Henry was born in London on 13 September 1797 to Jackson Mortimer and Elizabeth Vaughan, and married Mary Addis in September 1819 in Hereford. He arrived in Hobart with Mary and their sons Matthew Henry and Mark William in 1825 Their daughter Mary Ann died during the voyage. Eight more children were born between 1825 and 1841. According to family memory, one reason Henry moved to the far-flung colony was the advice of his doctor to relocate to a place with a warmer climate for the sake of his health.
Two years after their arrival in Tasmania, when Henry was away from home, nine bushrangers came to their house. Mary was sitting with a baby on her knee when the men entered through the door and windows so that there was no escape. Threatening with a pistol they demanded jewellery, men's clothing and drink, of which there was none visible (the keg of home-made beer was in the cellar with the trapdoor covered by a carpet). After ransacking the house they left with their booty, and just when Mary had the kettle boiling one returned to take it from her, saying, 'It's full of water, just what I want'.
After this incident Henry taught Mary to shoot and she became quite expert at it. As a future precaution she buried the remaining jewellery under a tree near the house, but could never find it again. Eventually the men were caught and eight were hung. The ninth was saved when it was proved that he refused to shoot someone. The family moved to a two-storey house at Battery Point about twelve months later, but they would frequently return to the farm in one of their two yachts, the Richmond Packet and the Cockle Shell. In Hobart ,the children went to a day school with the children of Henry's sister Charlotte Selina and her husband Alexander Bishop Butler. One day Mary went to the door for a delivery of bread and there encountered the ninth bandit, now doing honest work.
From his time in Hobart, Henry appears on the Tasmanian Colonial Index as an employer of convicts between the years 1825 and 1835; as a witness at a trial in Richmond in 1833; and on the Jury lists from 1835 to 1840. His land grants from 1831 to 1833 were 1000 acres at York (Sandford) and 500 acres at Ralph's Bay Parish.
In 1839 Henry organised for his family and that of his sister, Charlotte, to leave Tasmania on the brig Caroline, which was also carrying timber for their homes in Melbourne. On the way the ship was driven ashore on Swan Reef where it was unloaded, salvaged, and allowed to resume the voyage without the timber, arriving in Port Phillip on Monday 16 December 1839. Henry had intended to leave his wife and children with his nephew John Blanch and his wife Sara. However, the next day two young men, Henry Griffin and Charles Deering, newly arrived in town, wandered into John Blanch's gunmaker's shop to purchase caps for their guns. One of them imprudently fired his gun forgetting that it was loaded. The result was an explosion which demolished the two-storey building and killed the young couple, John and Sara. Henry Griffin also died, but Charles Deering survived. Henry took the three Blanch children, who had been out walking with their nurse, to stay with his family.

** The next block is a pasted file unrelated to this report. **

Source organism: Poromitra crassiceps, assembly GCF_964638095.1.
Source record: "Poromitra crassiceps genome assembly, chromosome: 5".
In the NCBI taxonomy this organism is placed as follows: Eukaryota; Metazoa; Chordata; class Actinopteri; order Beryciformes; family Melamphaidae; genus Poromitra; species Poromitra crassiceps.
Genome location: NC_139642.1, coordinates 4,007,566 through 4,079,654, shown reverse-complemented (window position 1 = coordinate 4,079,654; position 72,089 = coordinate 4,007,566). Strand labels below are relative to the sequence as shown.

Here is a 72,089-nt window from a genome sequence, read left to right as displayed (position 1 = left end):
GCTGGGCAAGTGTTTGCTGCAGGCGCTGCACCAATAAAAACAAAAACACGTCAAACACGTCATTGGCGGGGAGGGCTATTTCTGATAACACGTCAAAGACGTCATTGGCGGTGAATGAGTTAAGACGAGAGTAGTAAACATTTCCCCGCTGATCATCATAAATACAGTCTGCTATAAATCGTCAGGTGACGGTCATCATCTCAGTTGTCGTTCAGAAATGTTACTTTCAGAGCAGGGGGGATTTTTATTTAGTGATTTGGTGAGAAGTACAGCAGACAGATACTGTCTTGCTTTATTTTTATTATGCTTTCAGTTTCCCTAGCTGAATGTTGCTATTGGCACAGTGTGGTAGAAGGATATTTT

Henry and the boys had been in town for a week or so and had pitched their first tents on the south side of the river just below what is now Queens Bridge. During a flood their boxes were carried out into the bay, causing them to move to the other side of the river to where the Customs House now stands. Although Henry could not get a room for his own family he managed to find a new stable for his sister and her children. After a month a room was rented for Mary and baby Edmund until a small place near King Street was purchased. When more timber arrived a cottage was commenced in Flinders Lane between Queen and Market streets and the family was thankful to move in. The Blanch children stayed until March 1841 when Henry advertised for someone who was leaving for England to take charge of 'two stout and healthy boys of the ages of 5 and 7'. A handsome reward was offered by Henry to anyone who was willing to escort the lads; he was sending his orphaned great-nephews, John and William, back to England to be with their grandparents. Later Henry built a two-storey house at the corner of Collins and William streets, where the family stayed for several years. It was here that his son Matthew Henry died of fever in 1841. Henry had a barque Favourite built on the Tamar River in Launceston, intending to take the family to England. He sold his property and they began the journey, firstly to see Sydney. Loath to let the ship sit idle whilst the family were enjoying themselves on shore, however, he sent her to Newcastle for a load of coal, but she stuck on a bar and did not return for six weeks. By this time Henry had decided that it would be too cold in England for him, and the family returned to Melbourne and 'Cranley Cottage' in Brighton. Henry later took the boys on a trip to California and when they returned the whole family went to Tahiti where they entertained Pomare IV, Queen of Tahiti, onboard the vessel. On their return from Tahiti, Henry gave the vessel to his son William (Mark William) who sailed first to Timor to buy ponies, and then on to Mauritius to sell the ponies, load up with sugar and return to Melbourne or Sydney.